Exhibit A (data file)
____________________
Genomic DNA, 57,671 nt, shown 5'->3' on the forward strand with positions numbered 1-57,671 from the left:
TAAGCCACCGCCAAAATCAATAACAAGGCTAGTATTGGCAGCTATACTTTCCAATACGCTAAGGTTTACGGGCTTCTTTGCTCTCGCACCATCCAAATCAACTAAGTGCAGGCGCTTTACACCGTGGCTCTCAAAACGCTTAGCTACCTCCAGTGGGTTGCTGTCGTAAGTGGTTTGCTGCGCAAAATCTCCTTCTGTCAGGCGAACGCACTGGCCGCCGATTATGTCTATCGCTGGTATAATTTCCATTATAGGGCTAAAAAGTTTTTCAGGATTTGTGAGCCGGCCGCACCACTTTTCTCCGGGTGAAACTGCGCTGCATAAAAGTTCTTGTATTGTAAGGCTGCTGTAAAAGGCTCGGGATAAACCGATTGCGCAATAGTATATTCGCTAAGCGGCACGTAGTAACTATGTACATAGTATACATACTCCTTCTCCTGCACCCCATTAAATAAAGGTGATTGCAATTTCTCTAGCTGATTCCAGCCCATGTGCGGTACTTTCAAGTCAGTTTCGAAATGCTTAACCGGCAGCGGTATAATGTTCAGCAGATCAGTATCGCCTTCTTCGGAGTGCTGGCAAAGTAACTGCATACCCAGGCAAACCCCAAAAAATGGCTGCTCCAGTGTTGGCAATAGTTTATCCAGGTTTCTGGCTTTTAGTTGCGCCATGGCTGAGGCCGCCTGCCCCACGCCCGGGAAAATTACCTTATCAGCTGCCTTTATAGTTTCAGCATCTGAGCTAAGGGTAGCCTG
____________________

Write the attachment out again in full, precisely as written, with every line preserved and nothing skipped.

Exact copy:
Genomic DNA, 57,671 nt, shown 5'->3' on the forward strand with positions numbered 1-57,671 from the left:
TAAGCCACCGCCAAAATCAATAACAAGGCTAGTATTGGCAGCTATACTTTCCAATACGCTAAGGTTTACGGGCTTCTTTGCTCTCGCACCATCCAAATCAACTAAGTGCAGGCGCTTTACACCGTGGCTCTCAAAACGCTTAGCTACCTCCAGTGGGTTGCTGTCGTAAGTGGTTTGCTGCGCAAAATCTCCTTCTGTCAGGCGAACGCACTGGCCGCCGATTATGTCTATCGCTGGTATAATTTCCATTATAGGGCTAAAAAGTTTTTCAGGATTTGTGAGCCGGCCGCACCACTTTTCTCCGGGTGAAACTGCGCTGCATAAAAGTTCTTGTATTGTAAGGCTGCTGTAAAAGGCTCGGGATAAACCGATTGCGCAATAGTATATTCGCTAAGCGGCACGTAGTAACTATGTACATAGTATACATACTCCTTCTCCTGCACCCCATTAAATAAAGGTGATTGCAATTTCTCTAGCTGATTCCAGCCCATGTGCGGTACTTTCAAGTCAGTTTCGAAATGCTTAACCGGCAGCGGTATAATGTTCAGCAGATCAGTATCGCCTTCTTCGGAGTGCTGGCAAAGTAACTGCATACCCAGGCAAACCCCAAAAAATGGCTGCTCCAGTGTTGGCAATAGTTTATCCAGGTTTCTGGCTTTTAGTTGCGCCATGGCTGAGGCCGCCTGCCCCACGCCCGGGAAAATTACCTTATCAGCTGCCTTTATAGTTTCAGCATCTGAGCTAAGGGTAGCCTG